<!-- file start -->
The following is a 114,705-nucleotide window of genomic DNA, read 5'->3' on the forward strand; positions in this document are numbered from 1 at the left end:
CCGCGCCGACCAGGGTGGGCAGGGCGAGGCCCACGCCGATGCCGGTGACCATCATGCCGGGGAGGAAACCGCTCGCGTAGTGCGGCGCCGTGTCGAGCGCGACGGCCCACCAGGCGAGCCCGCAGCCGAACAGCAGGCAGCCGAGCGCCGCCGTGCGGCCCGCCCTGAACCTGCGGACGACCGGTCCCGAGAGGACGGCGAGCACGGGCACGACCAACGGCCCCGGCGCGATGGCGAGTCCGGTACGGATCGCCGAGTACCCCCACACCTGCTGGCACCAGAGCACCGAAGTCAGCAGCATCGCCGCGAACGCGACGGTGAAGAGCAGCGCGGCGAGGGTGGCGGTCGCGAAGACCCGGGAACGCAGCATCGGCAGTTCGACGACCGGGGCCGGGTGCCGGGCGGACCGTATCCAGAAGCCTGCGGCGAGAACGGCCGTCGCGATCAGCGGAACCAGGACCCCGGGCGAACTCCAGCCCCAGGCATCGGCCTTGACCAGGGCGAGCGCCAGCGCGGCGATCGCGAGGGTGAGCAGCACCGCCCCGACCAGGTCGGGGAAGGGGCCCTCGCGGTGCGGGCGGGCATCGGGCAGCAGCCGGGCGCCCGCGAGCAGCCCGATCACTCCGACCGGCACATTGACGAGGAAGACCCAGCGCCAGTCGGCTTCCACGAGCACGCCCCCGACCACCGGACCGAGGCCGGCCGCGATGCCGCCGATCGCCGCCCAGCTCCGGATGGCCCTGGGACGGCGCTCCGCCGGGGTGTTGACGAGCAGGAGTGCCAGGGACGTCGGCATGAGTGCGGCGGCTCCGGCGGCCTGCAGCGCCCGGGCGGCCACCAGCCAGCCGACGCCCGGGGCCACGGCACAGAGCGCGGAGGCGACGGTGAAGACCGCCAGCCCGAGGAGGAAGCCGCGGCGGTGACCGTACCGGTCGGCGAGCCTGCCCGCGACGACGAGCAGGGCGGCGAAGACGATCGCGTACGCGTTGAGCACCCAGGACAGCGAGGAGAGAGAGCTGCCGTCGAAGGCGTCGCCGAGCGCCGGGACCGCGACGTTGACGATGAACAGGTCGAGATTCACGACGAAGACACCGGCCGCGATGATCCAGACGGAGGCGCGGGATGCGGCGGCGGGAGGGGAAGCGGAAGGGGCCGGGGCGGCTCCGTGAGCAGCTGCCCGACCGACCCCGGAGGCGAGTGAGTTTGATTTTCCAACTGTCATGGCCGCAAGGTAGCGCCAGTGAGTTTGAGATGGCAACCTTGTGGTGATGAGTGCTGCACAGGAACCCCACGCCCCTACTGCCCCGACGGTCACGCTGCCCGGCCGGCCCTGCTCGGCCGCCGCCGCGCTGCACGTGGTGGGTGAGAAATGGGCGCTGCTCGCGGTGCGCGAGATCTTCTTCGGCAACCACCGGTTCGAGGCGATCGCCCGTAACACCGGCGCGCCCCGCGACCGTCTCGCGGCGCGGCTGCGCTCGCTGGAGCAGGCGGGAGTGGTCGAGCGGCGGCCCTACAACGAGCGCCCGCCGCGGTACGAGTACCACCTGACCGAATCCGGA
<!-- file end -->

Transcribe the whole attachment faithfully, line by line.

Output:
The following is a 114,705-nucleotide window of genomic DNA, read 5'->3' on the forward strand; positions in this document are numbered from 1 at the left end:
CCGCGCCGACCAGGGTGGGCAGGGCGAGGCCCACGCCGATGCCGGTGACCATCATGCCGGGGAGGAAACCGCTCGCGTAGTGCGGCGCCGTGTCGAGCGCGACGGCCCACCAGGCGAGCCCGCAGCCGAACAGCAGGCAGCCGAGCGCCGCCGTGCGGCCCGCCCTGAACCTGCGGACGACCGGTCCCGAGAGGACGGCGAGCACGGGCACGACCAACGGCCCCGGCGCGATGGCGAGTCCGGTACGGATCGCCGAGTACCCCCACACCTGCTGGCACCAGAGCACCGAAGTCAGCAGCATCGCCGCGAACGCGACGGTGAAGAGCAGCGCGGCGAGGGTGGCGGTCGCGAAGACCCGGGAACGCAGCATCGGCAGTTCGACGACCGGGGCCGGGTGCCGGGCGGACCGTATCCAGAAGCCTGCGGCGAGAACGGCCGTCGCGATCAGCGGAACCAGGACCCCGGGCGAACTCCAGCCCCAGGCATCGGCCTTGACCAGGGCGAGCGCCAGCGCGGCGATCGCGAGGGTGAGCAGCACCGCCCCGACCAGGTCGGGGAAGGGGCCCTCGCGGTGCGGGCGGGCATCGGGCAGCAGCCGGGCGCCCGCGAGCAGCCCGATCACTCCGACCGGCACATTGACGAGGAAGACCCAGCGCCAGTCGGCTTCCACGAGCACGCCCCCGACCACCGGACCGAGGCCGGCCGCGATGCCGCCGATCGCCGCCCAGCTCCGGATGGCCCTGGGACGGCGCTCCGCCGGGGTGTTGACGAGCAGGAGTGCCAGGGACGTCGGCATGAGTGCGGCGGCTCCGGCGGCCTGCAGCGCCCGGGCGGCCACCAGCCAGCCGACGCCCGGGGCCACGGCACAGAGCGCGGAGGCGACGGTGAAGACCGCCAGCCCGAGGAGGAAGCCGCGGCGGTGACCGTACCGGTCGGCGAGCCTGCCCGCGACGACGAGCAGGGCGGCGAAGACGATCGCGTACGCGTTGAGCACCCAGGACAGCGAGGAGAGAGAGCTGCCGTCGAAGGCGTCGCCGAGCGCCGGGACCGCGACGTTGACGATGAACAGGTCGAGATTCACGACGAAGACACCGGCCGCGATGATCCAGACGGAGGCGCGGGATGCGGCGGCGGGAGGGGAAGCGGAAGGGGCCGGGGCGGCTCCGTGAGCAGCTGCCCGACCGACCCCGGAGGCGAGTGAGTTTGATTTTCCAACTGTCATGGCCGCAAGGTAGCGCCAGTGAGTTTGAGATGGCAACCTTGTGGTGATGAGTGCTGCACAGGAACCCCACGCCCCTACTGCCCCGACGGTCACGCTGCCCGGCCGGCCCTGCTCGGCCGCCGCCGCGCTGCACGTGGTGGGTGAGAAATGGGCGCTGCTCGCGGTGCGCGAGATCTTCTTCGGCAACCACCGGTTCGAGGCGATCGCCCGTAACACCGGCGCGCCCCGCGACCGTCTCGCGGCGCGGCTGCGCTCGCTGGAGCAGGCGGGAGTGGTCGAGCGGCGGCCCTACAACGAGCGCCCGCCGCGGTACGAGTACCACCTGACCGAATCCGGA